Blood ‘Factor’ and Clotting
Dear Dr. Roach: I am 80 years old and just had a stroke. I was put on Coumadin. I also had a miscarriage at age 30 with severe hemorrhaging. I think I needed a transfusion.
They told me I have a “factor” in my blood. I would like to know what a factor is and how it got there. — M.M.S.
Answer: There are many factors in the blood, including the clotting factors (I though XII) that need to be present in order to form a normal blood clot in response to bleeding. However, I suspect that you have something called factor V Leiden.
Factor V is a normal protein in the blood that is necessary for blood clotting. Factor V Leiden is a mutation in the factor V gene, and is present in more than 5 percent of white Americans, and to a lesser degree in blacks and Asians. Having this gene greatly increases the risk of miscarriage. There may be a small increase in the risk of stroke as well, but there is a definite increase in risk of blood clots in the legs and lungs.
Not everybody with factor V Leiden requires treatment, but it is needed after an abnormal blood-clotting event. Much more information is available at http://circ.ahajournals.org/content/107/15/e94.full.
Dear Dr. Roach: Have you had any experience with mononucleosis in people older than 60? I am 69 and have had mono for two months. I was misdiagnosed for five weeks. My symptoms have been low-grade fever, muscle aches, headache and low energy. I have taken two courses of prednisone, which gave me relief, but the symptoms return after stopping. Any information would be appreciated. — T.V.
Answer: Classic infectious mononucleosis is caused by the Epstein-Barr virus, a virus in the Herpes family. It is spread by intimate contact, such as kissing, and the diagnosis is made most commonly in adolescents. Treatment rarely is required, although symptoms, especially fatigue, can last for months.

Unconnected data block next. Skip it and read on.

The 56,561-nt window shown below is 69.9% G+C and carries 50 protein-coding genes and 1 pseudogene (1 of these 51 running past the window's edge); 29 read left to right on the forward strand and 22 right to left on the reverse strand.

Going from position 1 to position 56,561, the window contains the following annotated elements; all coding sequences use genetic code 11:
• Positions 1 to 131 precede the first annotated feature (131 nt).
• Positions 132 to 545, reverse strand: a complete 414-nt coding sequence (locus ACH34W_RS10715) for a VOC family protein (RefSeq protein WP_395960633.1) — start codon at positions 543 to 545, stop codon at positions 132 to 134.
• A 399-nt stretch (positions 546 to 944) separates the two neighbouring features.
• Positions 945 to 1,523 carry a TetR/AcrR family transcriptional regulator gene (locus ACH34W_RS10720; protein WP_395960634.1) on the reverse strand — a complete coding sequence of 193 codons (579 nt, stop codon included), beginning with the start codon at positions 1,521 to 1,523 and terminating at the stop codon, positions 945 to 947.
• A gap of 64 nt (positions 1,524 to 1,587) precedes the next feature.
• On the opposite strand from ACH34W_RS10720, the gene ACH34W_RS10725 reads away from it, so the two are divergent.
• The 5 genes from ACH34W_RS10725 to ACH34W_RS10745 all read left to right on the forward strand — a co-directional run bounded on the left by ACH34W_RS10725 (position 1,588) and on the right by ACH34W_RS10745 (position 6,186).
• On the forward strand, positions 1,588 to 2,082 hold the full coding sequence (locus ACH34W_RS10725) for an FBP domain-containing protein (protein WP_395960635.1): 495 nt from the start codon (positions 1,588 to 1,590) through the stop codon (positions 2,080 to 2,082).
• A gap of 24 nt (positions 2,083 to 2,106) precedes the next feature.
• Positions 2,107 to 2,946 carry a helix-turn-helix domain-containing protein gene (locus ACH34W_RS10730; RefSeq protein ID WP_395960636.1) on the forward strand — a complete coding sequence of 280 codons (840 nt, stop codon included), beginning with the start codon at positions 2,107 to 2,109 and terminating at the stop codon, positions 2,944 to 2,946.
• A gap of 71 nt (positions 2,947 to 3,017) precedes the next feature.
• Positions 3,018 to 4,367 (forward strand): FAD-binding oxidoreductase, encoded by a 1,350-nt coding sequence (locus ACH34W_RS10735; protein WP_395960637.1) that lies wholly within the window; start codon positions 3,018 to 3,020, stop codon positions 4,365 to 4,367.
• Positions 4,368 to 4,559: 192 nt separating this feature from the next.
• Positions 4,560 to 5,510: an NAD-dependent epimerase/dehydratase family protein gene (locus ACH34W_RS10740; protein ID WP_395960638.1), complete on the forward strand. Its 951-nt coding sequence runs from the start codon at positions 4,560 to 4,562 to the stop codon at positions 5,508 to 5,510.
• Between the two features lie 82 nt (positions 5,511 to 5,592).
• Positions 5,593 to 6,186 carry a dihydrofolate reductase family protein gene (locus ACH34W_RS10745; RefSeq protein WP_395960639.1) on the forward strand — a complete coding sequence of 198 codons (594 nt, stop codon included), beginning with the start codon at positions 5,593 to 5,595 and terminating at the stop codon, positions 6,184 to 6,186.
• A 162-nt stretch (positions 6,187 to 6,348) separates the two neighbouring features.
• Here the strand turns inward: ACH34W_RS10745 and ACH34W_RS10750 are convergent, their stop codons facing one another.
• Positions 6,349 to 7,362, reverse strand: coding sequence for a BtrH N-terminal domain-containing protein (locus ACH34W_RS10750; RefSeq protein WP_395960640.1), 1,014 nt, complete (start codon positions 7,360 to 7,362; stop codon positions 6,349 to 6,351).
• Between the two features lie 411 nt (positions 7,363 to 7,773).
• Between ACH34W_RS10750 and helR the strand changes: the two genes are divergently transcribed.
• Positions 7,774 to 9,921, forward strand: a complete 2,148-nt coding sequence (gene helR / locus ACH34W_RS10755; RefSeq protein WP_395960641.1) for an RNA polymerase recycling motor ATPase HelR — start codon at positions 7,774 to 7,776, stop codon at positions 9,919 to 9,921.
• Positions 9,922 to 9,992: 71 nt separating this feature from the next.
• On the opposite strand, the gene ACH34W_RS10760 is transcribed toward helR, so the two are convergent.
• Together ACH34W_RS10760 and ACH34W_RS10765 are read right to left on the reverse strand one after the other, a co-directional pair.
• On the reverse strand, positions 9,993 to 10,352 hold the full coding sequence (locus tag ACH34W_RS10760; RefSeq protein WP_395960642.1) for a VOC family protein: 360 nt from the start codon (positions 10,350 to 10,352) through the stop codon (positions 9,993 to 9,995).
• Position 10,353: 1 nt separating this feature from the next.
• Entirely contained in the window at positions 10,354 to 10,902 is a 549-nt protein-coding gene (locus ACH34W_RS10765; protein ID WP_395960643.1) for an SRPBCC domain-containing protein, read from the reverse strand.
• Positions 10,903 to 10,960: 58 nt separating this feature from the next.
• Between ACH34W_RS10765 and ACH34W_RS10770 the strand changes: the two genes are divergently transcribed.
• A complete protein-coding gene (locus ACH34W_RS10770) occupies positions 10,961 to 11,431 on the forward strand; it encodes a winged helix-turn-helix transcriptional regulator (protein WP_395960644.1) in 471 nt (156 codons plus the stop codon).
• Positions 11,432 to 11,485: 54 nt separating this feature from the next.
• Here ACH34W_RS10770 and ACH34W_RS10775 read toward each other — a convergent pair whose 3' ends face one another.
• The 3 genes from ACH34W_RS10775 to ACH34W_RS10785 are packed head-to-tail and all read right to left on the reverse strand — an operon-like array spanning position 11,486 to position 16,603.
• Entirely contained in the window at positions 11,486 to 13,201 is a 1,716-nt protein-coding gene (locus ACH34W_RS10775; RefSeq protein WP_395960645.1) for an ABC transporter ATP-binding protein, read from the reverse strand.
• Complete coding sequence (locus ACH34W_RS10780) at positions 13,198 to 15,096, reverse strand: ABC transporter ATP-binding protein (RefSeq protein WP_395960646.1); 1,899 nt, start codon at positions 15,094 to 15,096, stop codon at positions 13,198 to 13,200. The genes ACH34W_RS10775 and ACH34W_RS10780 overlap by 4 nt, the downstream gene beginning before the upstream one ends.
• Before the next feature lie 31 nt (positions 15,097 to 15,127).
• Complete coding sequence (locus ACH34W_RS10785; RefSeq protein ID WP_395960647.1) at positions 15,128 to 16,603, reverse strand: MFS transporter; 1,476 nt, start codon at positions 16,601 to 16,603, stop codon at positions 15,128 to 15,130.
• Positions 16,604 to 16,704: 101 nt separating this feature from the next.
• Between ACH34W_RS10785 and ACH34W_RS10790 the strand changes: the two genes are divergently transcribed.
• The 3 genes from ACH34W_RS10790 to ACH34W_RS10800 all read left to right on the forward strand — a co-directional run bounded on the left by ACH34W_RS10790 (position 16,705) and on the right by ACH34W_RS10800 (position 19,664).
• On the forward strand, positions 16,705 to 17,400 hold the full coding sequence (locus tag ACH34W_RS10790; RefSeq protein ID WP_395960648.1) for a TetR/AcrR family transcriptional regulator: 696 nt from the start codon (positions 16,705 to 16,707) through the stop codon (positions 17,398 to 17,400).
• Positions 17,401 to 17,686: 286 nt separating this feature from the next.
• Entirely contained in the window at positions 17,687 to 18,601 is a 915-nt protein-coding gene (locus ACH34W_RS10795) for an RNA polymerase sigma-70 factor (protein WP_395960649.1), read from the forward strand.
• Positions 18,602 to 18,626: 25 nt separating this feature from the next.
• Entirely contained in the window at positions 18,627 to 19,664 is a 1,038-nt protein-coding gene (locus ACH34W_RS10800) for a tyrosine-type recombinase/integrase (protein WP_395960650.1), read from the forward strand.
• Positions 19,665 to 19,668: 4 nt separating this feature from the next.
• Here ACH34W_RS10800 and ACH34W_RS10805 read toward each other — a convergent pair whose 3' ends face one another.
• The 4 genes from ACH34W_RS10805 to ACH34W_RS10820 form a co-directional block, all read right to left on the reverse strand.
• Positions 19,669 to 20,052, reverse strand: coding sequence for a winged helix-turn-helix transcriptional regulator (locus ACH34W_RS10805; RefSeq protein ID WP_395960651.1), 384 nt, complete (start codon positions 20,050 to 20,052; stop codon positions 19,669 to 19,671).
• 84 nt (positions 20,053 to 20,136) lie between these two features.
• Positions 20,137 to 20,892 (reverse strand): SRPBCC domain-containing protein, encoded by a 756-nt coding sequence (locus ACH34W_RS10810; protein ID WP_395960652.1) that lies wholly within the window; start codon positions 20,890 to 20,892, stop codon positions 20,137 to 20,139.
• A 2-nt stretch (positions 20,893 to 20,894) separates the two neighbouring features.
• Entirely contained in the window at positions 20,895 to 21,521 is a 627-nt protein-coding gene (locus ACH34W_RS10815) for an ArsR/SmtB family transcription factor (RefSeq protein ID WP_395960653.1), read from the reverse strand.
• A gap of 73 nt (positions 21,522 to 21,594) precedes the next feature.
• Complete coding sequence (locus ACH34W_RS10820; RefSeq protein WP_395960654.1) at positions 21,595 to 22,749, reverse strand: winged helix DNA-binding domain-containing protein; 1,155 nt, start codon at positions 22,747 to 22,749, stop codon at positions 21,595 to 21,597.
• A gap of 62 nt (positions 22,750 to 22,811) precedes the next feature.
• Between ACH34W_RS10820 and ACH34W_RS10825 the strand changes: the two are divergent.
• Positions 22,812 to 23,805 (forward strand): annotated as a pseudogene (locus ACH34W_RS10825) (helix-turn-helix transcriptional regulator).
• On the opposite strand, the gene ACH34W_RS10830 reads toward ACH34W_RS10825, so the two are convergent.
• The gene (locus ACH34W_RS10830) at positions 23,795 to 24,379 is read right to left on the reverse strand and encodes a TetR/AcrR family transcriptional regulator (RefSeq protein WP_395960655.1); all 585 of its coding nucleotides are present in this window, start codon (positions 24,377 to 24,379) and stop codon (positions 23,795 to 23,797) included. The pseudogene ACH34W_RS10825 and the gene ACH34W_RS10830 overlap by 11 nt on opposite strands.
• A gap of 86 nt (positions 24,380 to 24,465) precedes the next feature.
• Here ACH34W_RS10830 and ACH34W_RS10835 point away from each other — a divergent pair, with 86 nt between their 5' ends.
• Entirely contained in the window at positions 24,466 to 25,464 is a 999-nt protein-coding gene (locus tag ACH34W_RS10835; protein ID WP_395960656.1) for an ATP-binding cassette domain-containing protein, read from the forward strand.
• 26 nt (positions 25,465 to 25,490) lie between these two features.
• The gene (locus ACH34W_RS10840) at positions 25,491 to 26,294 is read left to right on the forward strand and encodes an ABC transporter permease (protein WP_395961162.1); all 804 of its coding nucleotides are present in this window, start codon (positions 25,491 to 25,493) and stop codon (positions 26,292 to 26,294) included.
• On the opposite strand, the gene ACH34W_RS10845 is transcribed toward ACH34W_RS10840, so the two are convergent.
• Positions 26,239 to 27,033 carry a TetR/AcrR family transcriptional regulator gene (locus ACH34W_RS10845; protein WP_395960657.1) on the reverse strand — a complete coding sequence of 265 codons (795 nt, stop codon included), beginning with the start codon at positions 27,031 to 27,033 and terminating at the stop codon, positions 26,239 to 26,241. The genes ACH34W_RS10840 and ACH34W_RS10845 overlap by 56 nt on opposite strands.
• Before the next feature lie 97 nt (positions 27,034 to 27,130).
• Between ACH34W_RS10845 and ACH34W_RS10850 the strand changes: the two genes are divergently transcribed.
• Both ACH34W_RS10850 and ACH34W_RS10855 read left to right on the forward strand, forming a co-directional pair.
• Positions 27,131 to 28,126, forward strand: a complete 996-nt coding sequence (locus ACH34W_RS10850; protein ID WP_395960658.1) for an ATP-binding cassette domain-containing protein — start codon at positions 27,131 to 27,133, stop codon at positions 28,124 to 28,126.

In older adults, the symptoms may be different from adolescents’. Prolonged fever and muscle aches are more common in adults.
I have two concerns about your story. The first is whether the diagnosis of mono is correct. You already have experienced some problems with getting the diagnosis, and there are many causes of your symptoms. Highly specific blood tests, such as specific IgM antibodies or direct detection of the virus by a DNA test called PCR would be very good evidence for infection.
The second is that prednisone is seldom necessary for treatment of mono, and there are concerns that the virus may not be cleared as completely in someone treated with prednisone. EBV can cause cancer, and there is a theoretical increased risk of cancer after mononucleosis.
I would highly recommend that you have a consultation with an expert in infectious diseases.
Dear Dr. Roach: I have statin myopathy. I am in pure agony. I am taking muscle relaxants and pain relievers. The muscles all over my body ache. I have had pain for two months. Do you have any advice or remedies? — B.A.
Answer: Statin drugs are used to reduce risk for people with an increased chance for heart attack, depending on cholesterol levels, blood pressure, family history and other risk factors for coronary heart disease. As many as 9 percent of people treated with statins have muscle aches, which can be severe.
The treatment is stopping the statin. After stopping, the average time for symptoms to get better is two months. Only 7 percent have symptoms after six months.
Coenzyme Q-10 has shown promise as a treatment for statin myopathy, in the dose of 200 mg a day, once daily or divided. It doesn’t work for everybody.
Dr. Roach regrets that he is unable to answer individual letters, but will incorporate them in the column whenever possible. Readers may email questions to ToYourGoodHealth@med.cornell.edu or write to P.O. Box 536475, Orlando, FL 32853-6475.